Style: Weissbier / Hefeweizen
Grain: Pilsner, Wheat, Carafoam, Carahell
Fermented with a German Weizen yeast
Tasting notes: fresh white bread, slight lemon and pepper
Pair with: Summer Salad, BTYF Pretzel, Beer Mussels, Margarita Flatbread
Freshness matters in beer. It is a food product after all. Yet, we tend to forget that and drink beer well past its prime. Often times, we can't help it due to the lack of any kind of logical date on the bottle or can, or the beer was abused in its journey from the brewery, to the distributor, to the store or bar, to our home. In these cases, you're not getting the beer the brewer intended you to get. This is no truer in any style than Hefeweizen. You simply cannot get good, authentic German Hefeweizen outside of Germany.
Before I get into the details on Cloudbridge, I'd like to tell a quick story. A few years into homebrewing, my wife and I visited Germany. We landed in Munich and started visiting different beer gardens and pubs. I was excited to finally try some of my favorite styles fresh. I expected the Pilsner and Helles beers to taste the most different – their malt and hops are so subtle there had to be a difference in them fresh, but really, they tasted the same as they did back home. It wasn't until I stole a taste of my wife's beer, a Weissbier, that it clicked. Instant fireworks. That beer was incredible.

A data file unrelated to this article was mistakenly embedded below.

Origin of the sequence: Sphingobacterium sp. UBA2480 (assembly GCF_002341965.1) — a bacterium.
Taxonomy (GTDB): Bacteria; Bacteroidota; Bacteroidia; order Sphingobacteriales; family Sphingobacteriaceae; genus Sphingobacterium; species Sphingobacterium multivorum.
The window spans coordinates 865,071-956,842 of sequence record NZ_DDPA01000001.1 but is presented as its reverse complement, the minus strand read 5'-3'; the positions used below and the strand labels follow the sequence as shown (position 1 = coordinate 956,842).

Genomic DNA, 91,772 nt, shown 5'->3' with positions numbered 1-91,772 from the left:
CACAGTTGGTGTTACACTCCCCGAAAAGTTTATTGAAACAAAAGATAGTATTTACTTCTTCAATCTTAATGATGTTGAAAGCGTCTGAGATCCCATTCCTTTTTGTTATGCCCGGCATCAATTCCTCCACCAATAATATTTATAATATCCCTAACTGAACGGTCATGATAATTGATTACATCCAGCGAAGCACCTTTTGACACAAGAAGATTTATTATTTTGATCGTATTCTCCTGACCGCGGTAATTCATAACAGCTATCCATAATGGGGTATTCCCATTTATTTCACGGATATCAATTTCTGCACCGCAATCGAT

I started seeking out other Weiss and Dunklesweiss beers. They all exploded with flavor compared to the examples I'd had back home. I'd had an epiphany – German wheat beers are big, chewy, filling beers but they're also light, airy, fragile, ephemeral. There's no way all of that can survive a Transatlantic journey.
So I have replicated that here. I found a mineral profile one of the biggest Weizen brewers use and replicated that in our brewing water. I used all German malt and wheat. I brewed it with a step mash, like the brewers in Germany have used throughout generations. I employed some of their alleged tricks in fermentation to get the right balance of banana esters and clove phenols. And best of all, the beer doesn't have to travel thousands of miles to get to you – really just a few feet from where it was made. Prost!
This one actually came off our suggestion board and I thought would be an easy win. Weizens already have some dessert-like characteristics afterall. Getting the cheesecakey richness was easy enough with a healthy addition of lactose. I just used my own Pylon blend for the crust flavor. But getting the blueberry flavor... there are a lot of blueberries in here.
I'm pretty thrilled we were able to repurpose an existing beer into something completely new. I hope you all enjoy it and that you keep the ideas for future brews coming!